In the past, nursing education has been dogged about assuring that every student has the opportunity to attend a birth, but has never insisted that every student have the opportunity to manage a death, even though the vast majority of nurses are more likely to practice with clients who are at the end of life. Similarly, gerontology has not been a universal curriculum requirement even though persons over 65 use the lion’s share of health resources nationally.

In addition, another strategy clearly brought forward in the literature was that the early introduction of students to people who are aging successfully is shown to create a more positive overall view of older adults in society. Negative stereotypes held by students may be reinforced by educating only to the illness and infirmity of aging as opposed to health promotion and valuing the life experience of the older adult. Knowing it is possible to age well may soften personal fears about growing older and culminate in a more realistic picture of the place older adults hold in society. Furthermore, the assertion that older, more mature students have an enhanced, more positive view of what it means to grow older further substantiates the argument that younger students may have deficient or negative life experiences as factors that prevent a positive image of successful aging, and younger students could benefit from additional education and experience. Additional studies are needed to investigate both the knowledge level and attitudes regarding the aging process by both faculty and baccalaureate nursing students.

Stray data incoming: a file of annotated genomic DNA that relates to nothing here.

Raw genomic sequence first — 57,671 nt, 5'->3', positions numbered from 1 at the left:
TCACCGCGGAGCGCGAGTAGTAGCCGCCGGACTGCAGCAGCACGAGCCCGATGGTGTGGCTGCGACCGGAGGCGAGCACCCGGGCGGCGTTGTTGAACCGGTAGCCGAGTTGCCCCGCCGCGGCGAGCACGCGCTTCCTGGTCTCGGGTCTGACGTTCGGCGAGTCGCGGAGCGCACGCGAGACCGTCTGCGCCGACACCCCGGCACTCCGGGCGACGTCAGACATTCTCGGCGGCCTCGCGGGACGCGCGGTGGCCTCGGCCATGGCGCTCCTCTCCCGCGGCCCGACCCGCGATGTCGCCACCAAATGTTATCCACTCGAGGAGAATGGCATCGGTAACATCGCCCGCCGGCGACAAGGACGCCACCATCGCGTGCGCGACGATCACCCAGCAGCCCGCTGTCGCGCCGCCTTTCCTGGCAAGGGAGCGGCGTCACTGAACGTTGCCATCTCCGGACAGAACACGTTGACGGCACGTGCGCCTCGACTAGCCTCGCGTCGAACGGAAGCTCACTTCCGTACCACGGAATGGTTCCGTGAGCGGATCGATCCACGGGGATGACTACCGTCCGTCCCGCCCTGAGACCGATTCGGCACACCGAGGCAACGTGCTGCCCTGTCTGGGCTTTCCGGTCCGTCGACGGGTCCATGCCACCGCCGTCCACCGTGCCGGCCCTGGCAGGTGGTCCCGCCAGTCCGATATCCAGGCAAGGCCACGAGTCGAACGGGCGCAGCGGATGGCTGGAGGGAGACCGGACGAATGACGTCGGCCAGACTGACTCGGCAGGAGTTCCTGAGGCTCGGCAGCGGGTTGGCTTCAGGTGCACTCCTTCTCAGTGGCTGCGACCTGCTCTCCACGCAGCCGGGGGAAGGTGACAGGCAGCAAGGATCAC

As the population continues to age, professionally educated nurses will be needed to advocate for the markedly increased number of older adults in the United States. Current lack of gerontological knowledge, lack of a positive image of aging, and a lack of interest by nursing faculty are barriers to baccalaureate nursing students being prepared to care for the future health care needs of the aging population. Strategies to increase knowledge and interest in the care of older adults will increase professional nursing presence in LTC settings. Additional nursing leadership in LTC will lead to more baccalaureate-prepared gerontological nurses interested in working with older adults.